Late School Teacher Gives $3.2 Million for Arts and Early Childhood Education
The late Marilyn Stein (BA ’55, education) of Denver has bestowed $3.2 million of her estate to fund the arts and early childhood education programming at the University of Denver.
This significant gift, which the University recently received, supports the creation of endowments for the Lamont School of Music, the Morgridge College of Education and the School of Art and Art History in the following ways:
- $1.1 million will support the Lamont School of Music to fund student learning and creativity in the performing arts. For instance, the endowment can fund the repair and replacement of musical instruments, such as percussion sets and pianos, which are heavily used on a daily basis.
- $1 million will support the Morgridge College of Education’s Fisher Early Learning Center and fund student scholarships and speech therapists.
- $1.1 million will support the School of Art and Art History to fund materials that facilitate student learning and creativity in the visual arts. For example, this gift enables faculty to purchase a digitally programmable kiln for ceramics students, textbooks for art history students or darkroom equipment for photography students.
“Ms. Stein’s estate gift significantly increases our ability to serve and teach our students,” says University Chancellor Rebecca Chopp. “As a teacher, Ms. Stein understood firsthand the financial hurdles facing educators. It’s appropriate that her estate gift creates a legacy at DU through which we can honor her lifelong passion for education and the arts.”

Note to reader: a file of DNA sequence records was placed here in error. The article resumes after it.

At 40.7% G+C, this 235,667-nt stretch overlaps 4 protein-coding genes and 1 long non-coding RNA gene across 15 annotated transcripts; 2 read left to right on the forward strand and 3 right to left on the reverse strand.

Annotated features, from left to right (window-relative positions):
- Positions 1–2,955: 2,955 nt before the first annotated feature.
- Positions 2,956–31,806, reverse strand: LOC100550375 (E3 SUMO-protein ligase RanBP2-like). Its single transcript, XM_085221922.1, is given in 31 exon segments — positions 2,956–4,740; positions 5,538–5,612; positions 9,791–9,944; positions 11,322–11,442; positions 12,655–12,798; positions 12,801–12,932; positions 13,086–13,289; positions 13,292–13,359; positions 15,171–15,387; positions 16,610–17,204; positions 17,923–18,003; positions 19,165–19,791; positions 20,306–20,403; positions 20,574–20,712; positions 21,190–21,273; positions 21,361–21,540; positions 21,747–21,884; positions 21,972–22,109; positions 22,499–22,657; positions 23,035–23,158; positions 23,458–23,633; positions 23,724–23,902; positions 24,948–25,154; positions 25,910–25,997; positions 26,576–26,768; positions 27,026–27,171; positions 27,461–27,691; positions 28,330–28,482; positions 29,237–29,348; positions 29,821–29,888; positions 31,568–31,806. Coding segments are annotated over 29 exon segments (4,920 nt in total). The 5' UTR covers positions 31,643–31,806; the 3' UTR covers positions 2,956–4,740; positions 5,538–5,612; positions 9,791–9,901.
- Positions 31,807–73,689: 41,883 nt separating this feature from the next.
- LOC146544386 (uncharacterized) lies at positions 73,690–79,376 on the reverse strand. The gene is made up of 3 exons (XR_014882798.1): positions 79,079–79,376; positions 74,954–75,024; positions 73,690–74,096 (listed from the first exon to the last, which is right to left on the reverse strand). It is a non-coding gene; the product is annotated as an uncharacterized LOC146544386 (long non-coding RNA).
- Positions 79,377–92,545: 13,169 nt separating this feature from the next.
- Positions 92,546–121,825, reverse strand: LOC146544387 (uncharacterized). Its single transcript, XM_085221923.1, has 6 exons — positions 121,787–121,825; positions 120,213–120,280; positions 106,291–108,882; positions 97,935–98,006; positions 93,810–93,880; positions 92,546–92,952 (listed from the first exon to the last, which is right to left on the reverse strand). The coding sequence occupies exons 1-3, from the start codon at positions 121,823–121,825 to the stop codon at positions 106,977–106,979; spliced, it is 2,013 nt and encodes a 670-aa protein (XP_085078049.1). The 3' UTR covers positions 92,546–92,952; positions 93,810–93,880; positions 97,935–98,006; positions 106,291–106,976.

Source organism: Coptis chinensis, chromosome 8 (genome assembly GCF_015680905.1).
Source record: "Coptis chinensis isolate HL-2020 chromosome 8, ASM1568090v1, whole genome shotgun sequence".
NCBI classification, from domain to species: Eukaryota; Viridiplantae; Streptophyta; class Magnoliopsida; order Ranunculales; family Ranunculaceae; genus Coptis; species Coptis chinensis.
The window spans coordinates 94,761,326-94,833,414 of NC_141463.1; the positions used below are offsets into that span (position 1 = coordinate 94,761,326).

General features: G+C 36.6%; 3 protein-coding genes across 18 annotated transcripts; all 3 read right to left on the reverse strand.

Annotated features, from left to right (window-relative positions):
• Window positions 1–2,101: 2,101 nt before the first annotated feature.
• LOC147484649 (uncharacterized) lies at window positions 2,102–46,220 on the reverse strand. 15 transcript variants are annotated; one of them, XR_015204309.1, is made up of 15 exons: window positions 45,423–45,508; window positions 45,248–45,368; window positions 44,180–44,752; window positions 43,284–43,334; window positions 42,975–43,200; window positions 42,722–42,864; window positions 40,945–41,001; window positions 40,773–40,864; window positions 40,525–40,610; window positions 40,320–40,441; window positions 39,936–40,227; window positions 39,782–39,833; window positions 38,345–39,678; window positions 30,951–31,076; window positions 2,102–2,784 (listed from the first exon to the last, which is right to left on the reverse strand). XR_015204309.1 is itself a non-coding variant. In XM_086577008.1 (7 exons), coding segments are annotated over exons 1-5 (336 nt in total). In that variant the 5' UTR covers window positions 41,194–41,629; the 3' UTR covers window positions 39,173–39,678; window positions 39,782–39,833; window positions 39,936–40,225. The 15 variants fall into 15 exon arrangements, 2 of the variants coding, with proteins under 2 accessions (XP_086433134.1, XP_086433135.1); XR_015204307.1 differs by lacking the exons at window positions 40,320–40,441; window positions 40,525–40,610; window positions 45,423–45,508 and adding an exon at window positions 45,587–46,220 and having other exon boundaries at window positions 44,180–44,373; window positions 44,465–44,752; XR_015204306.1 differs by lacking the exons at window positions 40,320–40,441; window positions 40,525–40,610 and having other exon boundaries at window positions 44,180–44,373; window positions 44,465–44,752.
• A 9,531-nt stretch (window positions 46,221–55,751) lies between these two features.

A Denver native and lifelong resident, Stein was a kindergarten teacher for the Englewood School District and Denver Public Schools. She attended East High School before graduating from the University of Denver with a BA in education in 1955. According to those who knew Stein, her work was her passion and the impact she had on children during her lifetime was monumental.
“This generous expression of philanthropy indicates a deep confidence in the University of Denver to realize Ms. Stein’s vision for future generations of students,” says Armin Afsahi, vice chancellor for advancement. “We are grateful that she chose DU for her gift.”
Stein, whose birthday would have been today, died on Nov. 29, 2014, at the age of 81.
The original article is available in the DU Magazine.
You can also learn more in the Denver Post .